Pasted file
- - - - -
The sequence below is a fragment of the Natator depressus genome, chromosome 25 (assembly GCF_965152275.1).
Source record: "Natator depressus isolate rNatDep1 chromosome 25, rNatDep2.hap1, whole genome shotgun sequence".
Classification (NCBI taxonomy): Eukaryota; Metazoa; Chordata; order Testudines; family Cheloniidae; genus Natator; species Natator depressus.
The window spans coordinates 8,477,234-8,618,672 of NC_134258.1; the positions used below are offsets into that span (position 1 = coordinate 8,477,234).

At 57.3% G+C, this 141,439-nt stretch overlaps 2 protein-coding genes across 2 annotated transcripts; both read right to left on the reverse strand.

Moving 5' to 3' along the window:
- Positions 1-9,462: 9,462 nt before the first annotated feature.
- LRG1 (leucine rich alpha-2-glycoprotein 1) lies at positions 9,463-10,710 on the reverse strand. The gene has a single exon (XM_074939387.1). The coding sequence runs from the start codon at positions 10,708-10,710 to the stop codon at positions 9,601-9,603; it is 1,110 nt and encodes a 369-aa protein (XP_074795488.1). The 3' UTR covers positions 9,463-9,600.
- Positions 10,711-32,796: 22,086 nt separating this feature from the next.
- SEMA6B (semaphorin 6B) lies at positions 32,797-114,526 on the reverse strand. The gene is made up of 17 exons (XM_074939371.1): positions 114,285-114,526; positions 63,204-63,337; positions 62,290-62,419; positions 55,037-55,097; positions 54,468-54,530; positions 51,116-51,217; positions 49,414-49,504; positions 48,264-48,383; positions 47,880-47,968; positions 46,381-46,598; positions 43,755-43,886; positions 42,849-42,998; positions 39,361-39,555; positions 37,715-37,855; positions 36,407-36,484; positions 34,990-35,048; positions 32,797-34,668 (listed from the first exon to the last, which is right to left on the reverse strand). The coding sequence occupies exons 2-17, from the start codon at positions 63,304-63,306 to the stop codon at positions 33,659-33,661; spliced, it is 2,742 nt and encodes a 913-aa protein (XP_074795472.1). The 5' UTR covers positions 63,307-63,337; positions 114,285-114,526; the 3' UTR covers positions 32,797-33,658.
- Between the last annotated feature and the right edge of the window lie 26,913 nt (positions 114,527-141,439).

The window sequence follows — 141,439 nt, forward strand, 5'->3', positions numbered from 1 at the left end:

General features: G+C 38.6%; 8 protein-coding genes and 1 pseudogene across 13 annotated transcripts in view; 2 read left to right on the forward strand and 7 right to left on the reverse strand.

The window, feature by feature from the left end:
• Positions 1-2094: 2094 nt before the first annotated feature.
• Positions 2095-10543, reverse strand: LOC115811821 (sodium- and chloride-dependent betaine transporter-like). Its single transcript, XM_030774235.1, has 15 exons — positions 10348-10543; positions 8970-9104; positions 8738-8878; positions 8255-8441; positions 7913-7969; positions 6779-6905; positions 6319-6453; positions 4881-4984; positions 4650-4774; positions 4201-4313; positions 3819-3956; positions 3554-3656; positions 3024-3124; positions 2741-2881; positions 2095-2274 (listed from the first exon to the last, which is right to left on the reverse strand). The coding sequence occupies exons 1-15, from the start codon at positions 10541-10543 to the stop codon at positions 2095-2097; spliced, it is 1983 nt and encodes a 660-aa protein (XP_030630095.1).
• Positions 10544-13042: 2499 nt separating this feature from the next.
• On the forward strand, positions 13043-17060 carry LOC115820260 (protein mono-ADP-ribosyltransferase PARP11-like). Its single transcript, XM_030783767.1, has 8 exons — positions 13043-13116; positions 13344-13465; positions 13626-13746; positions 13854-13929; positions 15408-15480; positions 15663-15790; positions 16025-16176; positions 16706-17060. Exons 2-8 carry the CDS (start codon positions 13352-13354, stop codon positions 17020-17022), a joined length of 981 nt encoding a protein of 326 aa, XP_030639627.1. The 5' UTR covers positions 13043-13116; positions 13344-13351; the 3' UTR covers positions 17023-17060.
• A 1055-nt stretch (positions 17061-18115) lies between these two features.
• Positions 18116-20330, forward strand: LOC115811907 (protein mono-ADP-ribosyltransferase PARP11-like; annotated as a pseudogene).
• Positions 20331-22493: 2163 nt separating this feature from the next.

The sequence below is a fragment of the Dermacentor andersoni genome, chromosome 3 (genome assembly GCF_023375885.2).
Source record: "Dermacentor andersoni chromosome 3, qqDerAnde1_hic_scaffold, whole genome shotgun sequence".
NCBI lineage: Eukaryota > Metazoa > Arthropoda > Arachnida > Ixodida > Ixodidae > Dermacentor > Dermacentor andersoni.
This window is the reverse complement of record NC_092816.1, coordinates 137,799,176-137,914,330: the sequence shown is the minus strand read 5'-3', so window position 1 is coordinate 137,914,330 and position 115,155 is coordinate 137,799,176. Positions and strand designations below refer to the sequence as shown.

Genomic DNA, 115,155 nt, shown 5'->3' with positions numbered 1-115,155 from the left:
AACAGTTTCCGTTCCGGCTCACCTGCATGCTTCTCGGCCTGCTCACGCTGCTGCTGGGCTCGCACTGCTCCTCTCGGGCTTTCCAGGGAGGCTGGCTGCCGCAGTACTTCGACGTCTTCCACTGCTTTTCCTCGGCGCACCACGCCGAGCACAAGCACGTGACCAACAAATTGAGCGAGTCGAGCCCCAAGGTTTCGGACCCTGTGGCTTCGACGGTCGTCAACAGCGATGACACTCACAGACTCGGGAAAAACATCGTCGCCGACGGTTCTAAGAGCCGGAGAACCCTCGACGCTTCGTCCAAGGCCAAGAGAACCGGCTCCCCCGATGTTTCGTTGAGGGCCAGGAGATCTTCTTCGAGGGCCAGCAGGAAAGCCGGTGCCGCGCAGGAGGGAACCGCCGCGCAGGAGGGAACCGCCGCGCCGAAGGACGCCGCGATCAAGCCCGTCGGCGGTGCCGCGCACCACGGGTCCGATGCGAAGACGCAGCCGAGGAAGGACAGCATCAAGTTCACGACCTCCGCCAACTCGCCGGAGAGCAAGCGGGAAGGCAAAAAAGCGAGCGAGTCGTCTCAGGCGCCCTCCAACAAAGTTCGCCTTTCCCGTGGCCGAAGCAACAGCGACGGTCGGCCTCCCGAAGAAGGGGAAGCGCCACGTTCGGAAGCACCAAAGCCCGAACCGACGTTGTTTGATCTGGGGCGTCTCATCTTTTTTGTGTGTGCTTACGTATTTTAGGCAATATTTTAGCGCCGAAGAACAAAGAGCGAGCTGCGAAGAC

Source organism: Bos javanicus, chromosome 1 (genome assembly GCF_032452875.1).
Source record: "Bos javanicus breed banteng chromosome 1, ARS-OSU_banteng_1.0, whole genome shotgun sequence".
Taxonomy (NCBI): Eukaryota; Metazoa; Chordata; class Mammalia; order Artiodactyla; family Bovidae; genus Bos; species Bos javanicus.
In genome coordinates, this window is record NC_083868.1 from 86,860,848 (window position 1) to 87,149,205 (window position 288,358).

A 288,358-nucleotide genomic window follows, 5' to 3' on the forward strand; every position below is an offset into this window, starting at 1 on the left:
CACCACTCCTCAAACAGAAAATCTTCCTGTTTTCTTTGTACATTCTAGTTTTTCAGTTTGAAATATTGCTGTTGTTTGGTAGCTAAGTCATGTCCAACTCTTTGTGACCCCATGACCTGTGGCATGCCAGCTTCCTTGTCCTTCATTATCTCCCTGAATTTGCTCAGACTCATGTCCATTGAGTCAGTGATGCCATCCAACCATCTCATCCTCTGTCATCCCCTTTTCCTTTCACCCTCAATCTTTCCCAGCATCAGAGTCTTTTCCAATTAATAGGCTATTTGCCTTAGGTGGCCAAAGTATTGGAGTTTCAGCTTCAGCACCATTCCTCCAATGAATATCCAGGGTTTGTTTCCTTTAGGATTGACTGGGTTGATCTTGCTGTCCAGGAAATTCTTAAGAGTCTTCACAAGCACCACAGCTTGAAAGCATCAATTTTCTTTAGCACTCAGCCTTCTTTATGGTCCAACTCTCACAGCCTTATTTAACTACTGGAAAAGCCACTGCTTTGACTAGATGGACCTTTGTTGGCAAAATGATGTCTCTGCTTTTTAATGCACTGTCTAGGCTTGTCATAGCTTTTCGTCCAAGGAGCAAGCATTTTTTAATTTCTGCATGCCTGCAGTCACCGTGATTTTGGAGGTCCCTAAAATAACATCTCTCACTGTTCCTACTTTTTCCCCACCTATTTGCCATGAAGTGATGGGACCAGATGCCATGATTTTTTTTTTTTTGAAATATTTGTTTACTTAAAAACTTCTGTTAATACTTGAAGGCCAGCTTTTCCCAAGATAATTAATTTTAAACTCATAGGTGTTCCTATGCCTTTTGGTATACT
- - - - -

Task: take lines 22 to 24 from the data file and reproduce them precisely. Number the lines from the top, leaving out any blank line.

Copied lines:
The sequence below is a fragment of the Dermacentor andersoni genome, chromosome 3 (genome assembly GCF_023375885.2).
Source record: "Dermacentor andersoni chromosome 3, qqDerAnde1_hic_scaffold, whole genome shotgun sequence".
NCBI lineage: Eukaryota > Metazoa > Arthropoda > Arachnida > Ixodida > Ixodidae > Dermacentor > Dermacentor andersoni.